The establishment of a primary care-led regional health improvement collaboration in the Cleveland area reduced hospitalizations attributed to conditions like heart failure and bacterial pneumonia, saving nearly $40 million, according to a study published in the February 2017 issue of Health Affairs.
The Better Health Partnership (BHP) was established in 2007 among providers in Cuyahoga County, Ohio, which contains Cleveland and most of its suburbs. The collaboration has involved reporting on outpatient care across payer sources and socioeconomic groups for conditions considered “ambulatory care-sensitive.” The study, led by Case Western Reserve University MD-PhD student Joseph Tanenbaum, compared rates of hospitalizations related to heart failure, hypertension, diabetes and bacterial pneumonia in the period before (2003-2008) and after (2009-2014) the BHP was implemented.
Rates of hospitalization for those conditions had been falling in Cuyahoga and other counties before the BHP was in place. What Tanenbaum and his coauthors found is once it was implemented, there was a steeper decline in Cuyahoga. From 2009 to 2011, the hospitalization rate for those conditions was 106 fewer hospitalizations per 100,000 adults than in comparison counties. The difference was smaller (91 fewer hospitalization per 100,000 adults) in the later part of the study period from 2012 to 2014.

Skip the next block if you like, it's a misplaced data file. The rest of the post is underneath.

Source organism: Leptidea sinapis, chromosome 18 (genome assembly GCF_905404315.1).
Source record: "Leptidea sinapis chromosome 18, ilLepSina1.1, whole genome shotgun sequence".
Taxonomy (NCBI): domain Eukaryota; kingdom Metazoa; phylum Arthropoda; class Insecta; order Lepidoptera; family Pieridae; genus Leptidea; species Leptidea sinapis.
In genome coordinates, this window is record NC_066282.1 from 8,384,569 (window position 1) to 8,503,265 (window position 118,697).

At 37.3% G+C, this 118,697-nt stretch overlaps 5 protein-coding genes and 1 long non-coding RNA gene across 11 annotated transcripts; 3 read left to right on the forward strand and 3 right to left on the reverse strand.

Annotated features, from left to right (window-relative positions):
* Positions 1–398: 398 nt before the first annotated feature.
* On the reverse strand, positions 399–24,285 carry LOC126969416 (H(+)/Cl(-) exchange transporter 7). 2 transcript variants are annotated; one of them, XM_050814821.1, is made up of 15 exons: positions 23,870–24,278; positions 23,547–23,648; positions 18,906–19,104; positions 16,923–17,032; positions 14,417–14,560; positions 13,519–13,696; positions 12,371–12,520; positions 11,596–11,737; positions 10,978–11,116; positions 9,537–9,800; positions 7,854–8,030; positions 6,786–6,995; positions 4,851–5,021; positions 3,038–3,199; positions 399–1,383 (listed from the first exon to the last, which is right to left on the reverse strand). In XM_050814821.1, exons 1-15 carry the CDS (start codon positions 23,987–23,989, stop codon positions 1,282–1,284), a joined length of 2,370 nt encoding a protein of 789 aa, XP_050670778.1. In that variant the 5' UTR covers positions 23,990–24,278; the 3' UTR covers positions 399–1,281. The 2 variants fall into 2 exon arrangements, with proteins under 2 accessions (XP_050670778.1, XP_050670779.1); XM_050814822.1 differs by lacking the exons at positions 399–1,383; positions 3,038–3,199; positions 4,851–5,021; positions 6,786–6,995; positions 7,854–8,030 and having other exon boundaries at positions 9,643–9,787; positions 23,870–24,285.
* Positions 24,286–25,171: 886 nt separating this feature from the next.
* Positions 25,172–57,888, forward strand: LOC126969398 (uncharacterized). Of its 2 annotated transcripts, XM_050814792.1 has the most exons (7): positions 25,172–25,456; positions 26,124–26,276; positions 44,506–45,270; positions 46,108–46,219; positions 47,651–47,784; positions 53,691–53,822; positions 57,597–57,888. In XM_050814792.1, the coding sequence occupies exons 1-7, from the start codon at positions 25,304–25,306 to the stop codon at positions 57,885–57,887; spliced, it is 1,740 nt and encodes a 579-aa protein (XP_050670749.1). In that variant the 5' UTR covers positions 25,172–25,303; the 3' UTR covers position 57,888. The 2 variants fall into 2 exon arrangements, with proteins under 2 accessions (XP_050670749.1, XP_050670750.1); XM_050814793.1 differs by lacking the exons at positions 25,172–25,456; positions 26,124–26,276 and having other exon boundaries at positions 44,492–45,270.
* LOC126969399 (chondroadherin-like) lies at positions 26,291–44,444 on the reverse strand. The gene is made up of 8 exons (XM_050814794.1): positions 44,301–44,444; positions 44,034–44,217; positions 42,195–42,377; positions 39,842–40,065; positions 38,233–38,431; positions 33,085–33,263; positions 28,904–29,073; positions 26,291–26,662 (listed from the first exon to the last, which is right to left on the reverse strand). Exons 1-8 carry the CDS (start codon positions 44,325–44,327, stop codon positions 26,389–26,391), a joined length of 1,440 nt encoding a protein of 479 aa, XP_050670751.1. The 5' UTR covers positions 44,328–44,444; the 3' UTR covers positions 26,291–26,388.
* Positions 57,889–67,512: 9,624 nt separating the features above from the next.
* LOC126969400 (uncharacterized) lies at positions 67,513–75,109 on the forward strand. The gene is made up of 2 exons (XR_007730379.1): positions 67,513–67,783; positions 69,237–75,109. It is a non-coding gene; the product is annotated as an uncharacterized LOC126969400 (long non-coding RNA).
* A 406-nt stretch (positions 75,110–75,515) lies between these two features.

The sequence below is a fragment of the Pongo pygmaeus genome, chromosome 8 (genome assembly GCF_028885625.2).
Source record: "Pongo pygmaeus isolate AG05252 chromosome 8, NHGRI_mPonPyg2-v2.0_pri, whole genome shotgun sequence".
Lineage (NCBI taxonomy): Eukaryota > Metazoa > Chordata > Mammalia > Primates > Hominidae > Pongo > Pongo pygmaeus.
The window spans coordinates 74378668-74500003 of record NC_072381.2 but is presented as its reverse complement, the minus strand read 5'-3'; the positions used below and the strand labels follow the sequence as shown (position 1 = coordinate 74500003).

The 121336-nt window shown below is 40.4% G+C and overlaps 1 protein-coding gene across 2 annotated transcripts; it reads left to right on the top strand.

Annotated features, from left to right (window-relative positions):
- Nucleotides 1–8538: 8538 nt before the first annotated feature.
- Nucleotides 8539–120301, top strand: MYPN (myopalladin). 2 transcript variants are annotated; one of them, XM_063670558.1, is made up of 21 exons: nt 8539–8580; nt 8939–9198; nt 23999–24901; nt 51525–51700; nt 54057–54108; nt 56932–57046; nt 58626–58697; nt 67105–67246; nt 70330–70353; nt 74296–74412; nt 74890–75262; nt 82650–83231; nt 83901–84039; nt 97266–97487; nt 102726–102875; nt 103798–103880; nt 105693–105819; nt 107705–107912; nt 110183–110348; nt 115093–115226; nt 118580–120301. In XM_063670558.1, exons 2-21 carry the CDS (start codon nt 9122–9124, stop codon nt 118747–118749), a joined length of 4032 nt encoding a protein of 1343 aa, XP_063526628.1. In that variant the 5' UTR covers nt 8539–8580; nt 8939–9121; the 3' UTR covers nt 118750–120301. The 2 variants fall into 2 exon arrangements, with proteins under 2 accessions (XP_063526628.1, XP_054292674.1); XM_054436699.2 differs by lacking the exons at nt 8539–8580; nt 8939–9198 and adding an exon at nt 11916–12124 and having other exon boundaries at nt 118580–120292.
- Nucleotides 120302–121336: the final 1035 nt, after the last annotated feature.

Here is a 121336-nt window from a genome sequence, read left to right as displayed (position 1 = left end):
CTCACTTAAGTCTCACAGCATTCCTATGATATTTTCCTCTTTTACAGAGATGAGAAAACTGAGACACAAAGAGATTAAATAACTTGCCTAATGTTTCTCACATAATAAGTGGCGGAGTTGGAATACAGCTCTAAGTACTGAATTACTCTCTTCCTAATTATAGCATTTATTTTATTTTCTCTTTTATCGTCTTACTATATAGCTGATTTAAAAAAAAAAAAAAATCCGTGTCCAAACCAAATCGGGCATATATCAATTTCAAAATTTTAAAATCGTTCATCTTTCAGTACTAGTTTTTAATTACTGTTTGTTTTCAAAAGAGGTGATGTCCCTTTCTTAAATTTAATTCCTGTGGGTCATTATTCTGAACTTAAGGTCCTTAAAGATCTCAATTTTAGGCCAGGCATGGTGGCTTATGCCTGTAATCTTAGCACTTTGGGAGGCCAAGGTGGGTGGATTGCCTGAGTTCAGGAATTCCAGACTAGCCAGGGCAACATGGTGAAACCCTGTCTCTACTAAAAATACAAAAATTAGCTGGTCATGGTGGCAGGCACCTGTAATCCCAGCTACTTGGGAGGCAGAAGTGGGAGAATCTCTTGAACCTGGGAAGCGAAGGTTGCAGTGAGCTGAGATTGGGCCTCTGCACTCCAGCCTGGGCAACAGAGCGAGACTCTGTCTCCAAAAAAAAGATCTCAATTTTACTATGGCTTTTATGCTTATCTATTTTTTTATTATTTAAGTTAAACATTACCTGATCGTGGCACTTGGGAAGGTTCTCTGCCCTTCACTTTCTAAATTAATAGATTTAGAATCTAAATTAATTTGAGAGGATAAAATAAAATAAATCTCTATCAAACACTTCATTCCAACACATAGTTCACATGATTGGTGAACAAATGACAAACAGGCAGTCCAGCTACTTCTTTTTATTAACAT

Overall, the study estimated 5,764 hospitalizations for ambulatory care-sensitive conditions were averted between 2009 and 2014, yielding an estimated $39.7 million in savings. More than half of those savings ($20.2 million) could be attributed to averted hospitalizations for congestive heart failure.
“These population-level improvements were associated with the establishment of a strong primary care provider integrator organization that was committed to and catalyzed primary care transformation and the public reporting of health care quality metrics in a relatively small well-defined geographic area,” Tanenbaum and his coauthors wrote.
The study authors noted that unlike other regional improvement initiatives, BHP adopted data from electronic health records data for measuring outcomes. This allowed best practices to be identified and adopted more quickly compared to other programs relying on insurance claims data.
The results, they said, should encourage other states to pursue more primary care-led programs through Section 1115 Medicaid waivers or other “state innovation models.”
“Our findings support the premise that primary care–focused quality improvement initiatives that emphasize disseminating best practices within a region can avert preventable hospitalizations for ambulatory care–sensitive conditions and may lead to substantial cost savings for the health care system,” Tanenbaum and his coauthors concluded.